Army boss pledges to ‘protect’ Litjobo

Army boss pledges to ‘protect’ Litjobo

MASERU – Lieutenant General Khoantle Motšomotšo allegedly pledged to protect Thuso Litjobo, the Alliance of Democrats (AD)’s controversial youth league leader, who says he is fearing for his life after being stalked by unnamed soldiers.
Lt General Motšomotšo is said to have made the promise after Litjobo’s family pleaded for his help.

The family told a press conference on Tuesday that it was afraid that “some rogue soldiers” had been hired to kill the firebrand youth leader.
Litjobo’s brother Refiloe Litjobo, a Democratic Congress (DC) proportional representation MP, said the family strongly believes that Litjobo’s life might be in danger.
Refiloe said the family’s fears grew after realising some soldiers and police in plain clothes were constantly stalking Litjobo.

He said from February 1 to 3 “the family spotted some unidentified members of the LDF and LMPS driving vehicles that are similar to those being driven by the officers who arrested Thuso on January 15, 2017 parked at the private residence of Thuso”.

“The family learned that the members of the two security services were instructed to kidnap, torture and ultimately assassinate Thuso Litjobo,” Refiloe said.
He said Motšomotšo gave them an assurance that he took their report seriously and he will do “everything possible” to protect Litjobo.

The family’s fears were heightened after one of Litjobo’s friends, Nkuebe Marole, the AD’s treasurer in Litjobo’s Koro-Koro constituency, reported to them that  the soldiers and police who arrested and tortured him wanted him to tell them where Litjobo and Machesetsa Mofomobe were.

Mofomobe is the spokesman for the Basotho National Party (BNP) which is working with the AD, All Basotho Convention (ABC) and Reformed Congress of Lesotho (RCL) to oust Prime Minister Pakalitha Mosisili through a vote of no confidence in parliament.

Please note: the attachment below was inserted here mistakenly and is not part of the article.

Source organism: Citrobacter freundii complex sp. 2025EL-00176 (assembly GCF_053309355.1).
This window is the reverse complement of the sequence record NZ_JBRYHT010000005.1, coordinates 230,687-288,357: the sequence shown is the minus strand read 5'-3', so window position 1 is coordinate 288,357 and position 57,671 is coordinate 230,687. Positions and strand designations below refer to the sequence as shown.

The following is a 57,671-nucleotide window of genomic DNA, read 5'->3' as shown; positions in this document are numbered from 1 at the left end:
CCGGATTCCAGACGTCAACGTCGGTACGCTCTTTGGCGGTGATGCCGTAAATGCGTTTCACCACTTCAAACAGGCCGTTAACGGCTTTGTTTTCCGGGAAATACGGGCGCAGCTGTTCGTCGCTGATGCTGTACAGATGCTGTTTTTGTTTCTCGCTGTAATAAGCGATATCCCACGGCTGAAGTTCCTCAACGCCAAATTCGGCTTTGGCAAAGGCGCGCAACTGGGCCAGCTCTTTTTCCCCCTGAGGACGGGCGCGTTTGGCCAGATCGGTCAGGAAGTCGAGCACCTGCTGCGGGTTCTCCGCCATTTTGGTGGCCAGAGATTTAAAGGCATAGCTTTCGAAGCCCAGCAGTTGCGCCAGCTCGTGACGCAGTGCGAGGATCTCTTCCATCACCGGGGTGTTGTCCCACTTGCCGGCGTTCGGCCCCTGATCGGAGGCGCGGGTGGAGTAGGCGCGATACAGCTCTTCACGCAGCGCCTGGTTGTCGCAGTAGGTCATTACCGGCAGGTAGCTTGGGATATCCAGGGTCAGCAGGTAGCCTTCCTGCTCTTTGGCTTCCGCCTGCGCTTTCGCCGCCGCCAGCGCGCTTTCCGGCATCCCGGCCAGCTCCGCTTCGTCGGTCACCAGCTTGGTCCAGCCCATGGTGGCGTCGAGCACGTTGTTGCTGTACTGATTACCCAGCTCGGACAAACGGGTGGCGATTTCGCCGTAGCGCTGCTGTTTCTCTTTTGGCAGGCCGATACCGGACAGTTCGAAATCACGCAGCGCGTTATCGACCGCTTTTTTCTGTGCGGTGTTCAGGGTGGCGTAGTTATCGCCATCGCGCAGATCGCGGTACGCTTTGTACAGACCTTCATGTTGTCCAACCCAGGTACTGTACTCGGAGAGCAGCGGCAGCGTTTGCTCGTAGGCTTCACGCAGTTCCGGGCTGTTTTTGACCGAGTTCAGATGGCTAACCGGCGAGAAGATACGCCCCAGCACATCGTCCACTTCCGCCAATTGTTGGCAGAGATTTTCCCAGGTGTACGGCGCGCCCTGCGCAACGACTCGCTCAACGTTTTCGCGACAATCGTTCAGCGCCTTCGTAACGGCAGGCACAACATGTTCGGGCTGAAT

Marole was arrested and allegedly tortured on January 18, on the same night the police and soldiers in plain clothes who refused to identify themselves visited the Lesotho Times offices.
They allegedly said they were looking for Machesetsa and Litjobo.

Mofomobe was in the newspaper’s offices for an interview. Marole said during his ordeal the men threatened to kill him if he did not tell them where they could find the two politicians.

“They took me to Matamong (sewage dams at the Maseru West Industrial Area) instead of taking me to a police station to be charged for any crime I could have committed,” Marole told thepost.
“That was where I was tortured. They later took me to Ha-Thetsane where they continued assaulting me, wanting me to tell them where Litjobo and Machesetsa were,” he said.
It is this report that made the Litjobo family seek protection from the army boss whom they said “is easily spoken to and he even gave us his cell phone number so that we can call him should a need arise”.

Refiloe has however said the family was hesitating to report the matter to the police, accusing the commissioner Molahlehi Letsoepa of being uncooperative.
“He hung on me when I tried to call him and I wondered why he did so. I can only speculate,” he said.

Police spokesman Superintendent Clifford Molefe said he was yet to find out if there is any complaint or a report from the Litjobo family.
He said at present there is nothing he can say until the Litjobos have complained or officially reported crime for investigation.

Refiloe said the family discovered after Marole’s ordeal that “the mission to kidnap Thuso (Litjobo) was still going to happen”.
“Our apprehension was that the arrest is not meant to achieve a lawful end, this is why even those carrying out the arrest refuse to identify themselves,” Refiloe said.
Three weeks ago a band of police officers who allegedly refused to identify themselves stormed Litjobo’s house in Ha-Thamae in Maseru.
Instead of taking him to any of the local police stations they took him to the rural Mokhalinyane station, some 30 kilometres south of the city.

Senate Sekotlo and ’Mapule Motsopa

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